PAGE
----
Have you ever stopped to think about the evolution of your credit card? Where did it come from? How was this system of paying for your purchases developed? Would you believe that the history of credit cards actually started way back in the 18th century?
In 1730, Christopher Thompson, a furniture merchant, created the first advertisement for credit by offering furniture that could be paid off weekly. This introduced the idea that people who couldn’t afford to buy “big-ticket” items could make regular payments until the full cost of the items were paid.
That idea was picked up and used, from the 18th century until the early part of the 20th century, by tallymen. Tallymen sold clothes that the purchasers could pay for in small weekly payments. They kept a tally (thus the name tallymen) of what people had bought on a wooden stick. One side of the stick was marked with notches to represent the amount of debt and the other side was a record of payments.
During the rise of the British middle class, bankers introduced the idea of overdraft protection. This was one of the first forms of consumer credit because it was really a type of loan that kicked in automatically if an account didn’t have enough money in it to cover the checks written against it.
The system of credit took a real turn in 1914, when Western Union, in the interest of good customer service, gave some of their more prominent customers a metal card to be used in deferring payments – interest free – on services used. This system became known as “Metal Money”.
Then another company realized the value of making goodwill gestures to their customers. In 1924, General Petroleum Corporation issued the first metal money specifically for gasoline and automotive services. They offered this first to their employees, then to select customers and then, because the system seemed to work so well, to the general public.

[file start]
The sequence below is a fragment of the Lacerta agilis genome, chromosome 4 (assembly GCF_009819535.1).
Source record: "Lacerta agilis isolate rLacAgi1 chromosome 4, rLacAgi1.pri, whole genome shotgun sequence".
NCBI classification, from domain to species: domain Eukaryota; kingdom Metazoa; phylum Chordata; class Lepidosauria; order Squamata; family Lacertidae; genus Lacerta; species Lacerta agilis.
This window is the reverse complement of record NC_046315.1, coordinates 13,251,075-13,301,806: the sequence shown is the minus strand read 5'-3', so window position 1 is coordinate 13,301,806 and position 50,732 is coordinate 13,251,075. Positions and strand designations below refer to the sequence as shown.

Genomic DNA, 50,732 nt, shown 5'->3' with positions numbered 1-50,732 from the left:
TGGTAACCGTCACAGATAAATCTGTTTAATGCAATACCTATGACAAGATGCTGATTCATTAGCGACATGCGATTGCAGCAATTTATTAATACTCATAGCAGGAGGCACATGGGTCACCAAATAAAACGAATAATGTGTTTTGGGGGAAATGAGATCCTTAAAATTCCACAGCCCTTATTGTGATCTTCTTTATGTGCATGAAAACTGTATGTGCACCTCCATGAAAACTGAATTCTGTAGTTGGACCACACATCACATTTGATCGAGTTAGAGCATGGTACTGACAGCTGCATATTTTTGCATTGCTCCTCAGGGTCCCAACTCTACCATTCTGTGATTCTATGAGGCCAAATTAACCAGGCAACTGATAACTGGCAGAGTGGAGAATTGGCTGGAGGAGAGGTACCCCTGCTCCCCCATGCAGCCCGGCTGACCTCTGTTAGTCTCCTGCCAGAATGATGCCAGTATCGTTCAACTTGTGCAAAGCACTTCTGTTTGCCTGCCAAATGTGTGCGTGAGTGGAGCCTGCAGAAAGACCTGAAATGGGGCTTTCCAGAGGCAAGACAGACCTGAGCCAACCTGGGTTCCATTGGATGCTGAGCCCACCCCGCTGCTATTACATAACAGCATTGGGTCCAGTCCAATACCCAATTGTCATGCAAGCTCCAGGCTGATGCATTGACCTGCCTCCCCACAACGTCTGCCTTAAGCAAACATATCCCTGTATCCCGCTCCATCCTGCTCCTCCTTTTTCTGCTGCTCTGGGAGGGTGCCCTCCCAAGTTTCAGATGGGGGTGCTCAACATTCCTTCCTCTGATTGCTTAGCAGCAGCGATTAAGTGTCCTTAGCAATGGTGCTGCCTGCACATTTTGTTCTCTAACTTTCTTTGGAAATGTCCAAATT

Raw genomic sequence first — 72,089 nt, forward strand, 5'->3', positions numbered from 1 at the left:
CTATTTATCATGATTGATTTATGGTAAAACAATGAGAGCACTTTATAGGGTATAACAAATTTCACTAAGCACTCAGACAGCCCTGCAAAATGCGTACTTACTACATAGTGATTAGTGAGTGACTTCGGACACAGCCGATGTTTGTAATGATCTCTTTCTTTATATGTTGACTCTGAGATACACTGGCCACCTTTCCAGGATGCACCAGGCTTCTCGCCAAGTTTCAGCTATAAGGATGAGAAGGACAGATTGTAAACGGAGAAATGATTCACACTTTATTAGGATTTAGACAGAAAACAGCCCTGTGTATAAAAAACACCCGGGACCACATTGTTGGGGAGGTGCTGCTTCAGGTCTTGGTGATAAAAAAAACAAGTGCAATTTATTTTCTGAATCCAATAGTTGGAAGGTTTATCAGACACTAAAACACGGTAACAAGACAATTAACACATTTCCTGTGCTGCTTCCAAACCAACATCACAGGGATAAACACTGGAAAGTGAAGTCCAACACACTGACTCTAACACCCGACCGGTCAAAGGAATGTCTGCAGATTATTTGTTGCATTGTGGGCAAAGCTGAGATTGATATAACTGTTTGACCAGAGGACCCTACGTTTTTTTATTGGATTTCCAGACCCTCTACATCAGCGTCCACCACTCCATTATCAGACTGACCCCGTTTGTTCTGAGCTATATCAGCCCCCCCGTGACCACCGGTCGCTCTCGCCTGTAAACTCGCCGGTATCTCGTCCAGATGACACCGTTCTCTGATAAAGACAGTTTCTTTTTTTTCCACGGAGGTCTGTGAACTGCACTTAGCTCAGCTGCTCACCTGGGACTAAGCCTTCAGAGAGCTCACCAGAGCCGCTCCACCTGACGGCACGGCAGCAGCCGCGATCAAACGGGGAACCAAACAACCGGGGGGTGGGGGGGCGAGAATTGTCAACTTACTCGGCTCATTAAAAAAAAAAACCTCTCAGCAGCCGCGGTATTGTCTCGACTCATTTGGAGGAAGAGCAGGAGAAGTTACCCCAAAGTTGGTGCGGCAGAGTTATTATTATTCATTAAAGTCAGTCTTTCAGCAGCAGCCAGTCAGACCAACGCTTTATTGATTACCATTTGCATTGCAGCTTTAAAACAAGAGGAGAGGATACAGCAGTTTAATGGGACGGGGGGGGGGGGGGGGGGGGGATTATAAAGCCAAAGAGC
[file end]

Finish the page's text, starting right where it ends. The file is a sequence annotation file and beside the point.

The Ford Motor Company played a large part in creating the consumer credit business. Just like Christopher Thompson back in 1730, Ford recognized that not all Americans had enough savings to buy a Model T. Even those who did have enough might not want to put their whole life-savings into just a car. So Small Loan Companies, or Finance Companies, began making their first car loans.
In the late 1930’s, American Telephone and Telegraph (AT&T) introduced the “Bell System Credit Card.” Other industries followed suit – railroads and airlines introduced similar cards. The system of credit was fast growing in popularity.
But then World War II came along and, with it, came the prohibition of all use of credit and charge cards. However, as soon as the War was over, business starting booming. Travel became more popular. People were also beginning to acquire more costly modern conveniences for their homes, like kitchen appliances and washing machines. These demands on the budget made the concept of credit more popular because people could buy things with credit cards that they couldn’t afford to buy with cash. So the demand for credit cards increased in ratio to the improvement in lifestyles. People wanted more – and they wanted it now!
After seeing these trends of increased travel and spending among those who held charge cards, banks became interested in credit cards and online banking.
Since they were in the business of lending money, they saw the potential of gaining income by charging interest on credit cards.
1950 marked the real beginning of the credit card most of us are familiar with today. Diner’s Club, Inc. introduced the first credit card that could be used at a variety of stores and businesses. This card was established primarily for businessmen to use for travel and entertainment expenses. The Diner’s Club gave its cardholders up to 60 days to make payment in full. Merchants were eager to accept the card because they found that credit card customers usually spent more if they were able to “charge it”.